Perinatal deaths: analysis by clinical cause to assess value of induction of labour.Br Med J 1977; 1 doi: http://dx.doi.org/10.1136/bmj.1.6057.347 (Published 05 February 1977) Cite this as: Br Med J 1977;1:347
- M B McNay,
- G M McIlwaine,
- P W Howie,
- M C Macnaughton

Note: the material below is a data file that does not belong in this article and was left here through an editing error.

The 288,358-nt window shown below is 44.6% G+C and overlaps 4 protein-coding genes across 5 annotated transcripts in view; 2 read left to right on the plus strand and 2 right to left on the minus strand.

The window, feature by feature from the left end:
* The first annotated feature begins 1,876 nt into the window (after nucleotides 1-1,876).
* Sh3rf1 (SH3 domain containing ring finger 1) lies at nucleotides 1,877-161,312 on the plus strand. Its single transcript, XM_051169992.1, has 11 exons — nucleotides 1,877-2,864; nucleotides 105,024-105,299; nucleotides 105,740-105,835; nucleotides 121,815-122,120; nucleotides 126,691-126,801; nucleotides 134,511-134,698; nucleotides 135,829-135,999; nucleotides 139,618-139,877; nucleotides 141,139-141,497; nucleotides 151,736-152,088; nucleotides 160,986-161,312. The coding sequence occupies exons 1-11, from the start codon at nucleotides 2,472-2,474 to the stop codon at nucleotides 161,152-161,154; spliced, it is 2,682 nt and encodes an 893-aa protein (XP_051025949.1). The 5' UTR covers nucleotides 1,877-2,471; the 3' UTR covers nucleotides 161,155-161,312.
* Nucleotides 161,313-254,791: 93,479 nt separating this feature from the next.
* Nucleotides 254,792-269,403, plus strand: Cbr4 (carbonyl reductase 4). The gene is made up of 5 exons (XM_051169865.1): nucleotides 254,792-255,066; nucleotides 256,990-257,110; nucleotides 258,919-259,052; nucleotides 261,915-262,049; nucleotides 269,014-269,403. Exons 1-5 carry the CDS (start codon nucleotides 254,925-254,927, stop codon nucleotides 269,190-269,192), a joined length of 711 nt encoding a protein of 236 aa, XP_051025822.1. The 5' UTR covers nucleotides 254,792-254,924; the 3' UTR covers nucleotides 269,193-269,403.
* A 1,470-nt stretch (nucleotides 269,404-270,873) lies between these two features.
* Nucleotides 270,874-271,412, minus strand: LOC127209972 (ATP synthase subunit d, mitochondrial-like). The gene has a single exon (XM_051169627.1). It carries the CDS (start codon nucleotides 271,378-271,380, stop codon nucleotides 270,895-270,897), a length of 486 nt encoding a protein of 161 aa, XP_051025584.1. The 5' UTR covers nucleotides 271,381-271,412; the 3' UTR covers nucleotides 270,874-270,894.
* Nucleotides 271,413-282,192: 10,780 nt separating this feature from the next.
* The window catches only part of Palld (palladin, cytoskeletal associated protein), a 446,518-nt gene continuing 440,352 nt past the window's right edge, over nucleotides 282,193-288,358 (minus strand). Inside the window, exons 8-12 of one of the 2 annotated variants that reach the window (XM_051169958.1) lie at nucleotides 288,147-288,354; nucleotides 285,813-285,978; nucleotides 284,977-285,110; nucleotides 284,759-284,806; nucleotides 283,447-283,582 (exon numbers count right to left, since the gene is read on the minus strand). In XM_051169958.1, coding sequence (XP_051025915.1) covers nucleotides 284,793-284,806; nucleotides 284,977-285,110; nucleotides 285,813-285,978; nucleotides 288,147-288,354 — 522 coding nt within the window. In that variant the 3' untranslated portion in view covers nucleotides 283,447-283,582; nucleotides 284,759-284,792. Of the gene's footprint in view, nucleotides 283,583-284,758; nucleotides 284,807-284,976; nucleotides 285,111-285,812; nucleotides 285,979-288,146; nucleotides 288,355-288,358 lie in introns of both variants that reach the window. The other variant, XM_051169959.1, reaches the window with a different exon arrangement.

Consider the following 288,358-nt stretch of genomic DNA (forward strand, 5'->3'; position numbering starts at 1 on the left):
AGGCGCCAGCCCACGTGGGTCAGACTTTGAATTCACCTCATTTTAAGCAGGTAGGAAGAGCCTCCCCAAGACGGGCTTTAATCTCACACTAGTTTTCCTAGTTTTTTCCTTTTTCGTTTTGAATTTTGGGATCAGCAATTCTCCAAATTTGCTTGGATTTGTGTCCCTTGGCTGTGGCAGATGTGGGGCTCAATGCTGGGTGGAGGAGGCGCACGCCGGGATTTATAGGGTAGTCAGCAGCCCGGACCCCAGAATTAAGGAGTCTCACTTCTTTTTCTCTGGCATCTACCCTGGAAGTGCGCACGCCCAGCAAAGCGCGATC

Over the 10 years 1966-75 the rate of induction of labour in the Glasgow Royal Maternity Hospital has increased from 16-3% of all births. During the same period perinatal mortality fell from 33 to 22 per 1000, mainly because of significantly fewer deaths due to antepartum haemorrhage; trauma; maternal diseases; and unknown causes in mature babies. The reduction in the number of deaths of unknown causes in mature fetuses was achieved by preventing deaths occurring after 40 weeks and was recorded in all age and parity groups. The results suggested that increased use of induction of labour has contributed to the improved perinatal mortality rate.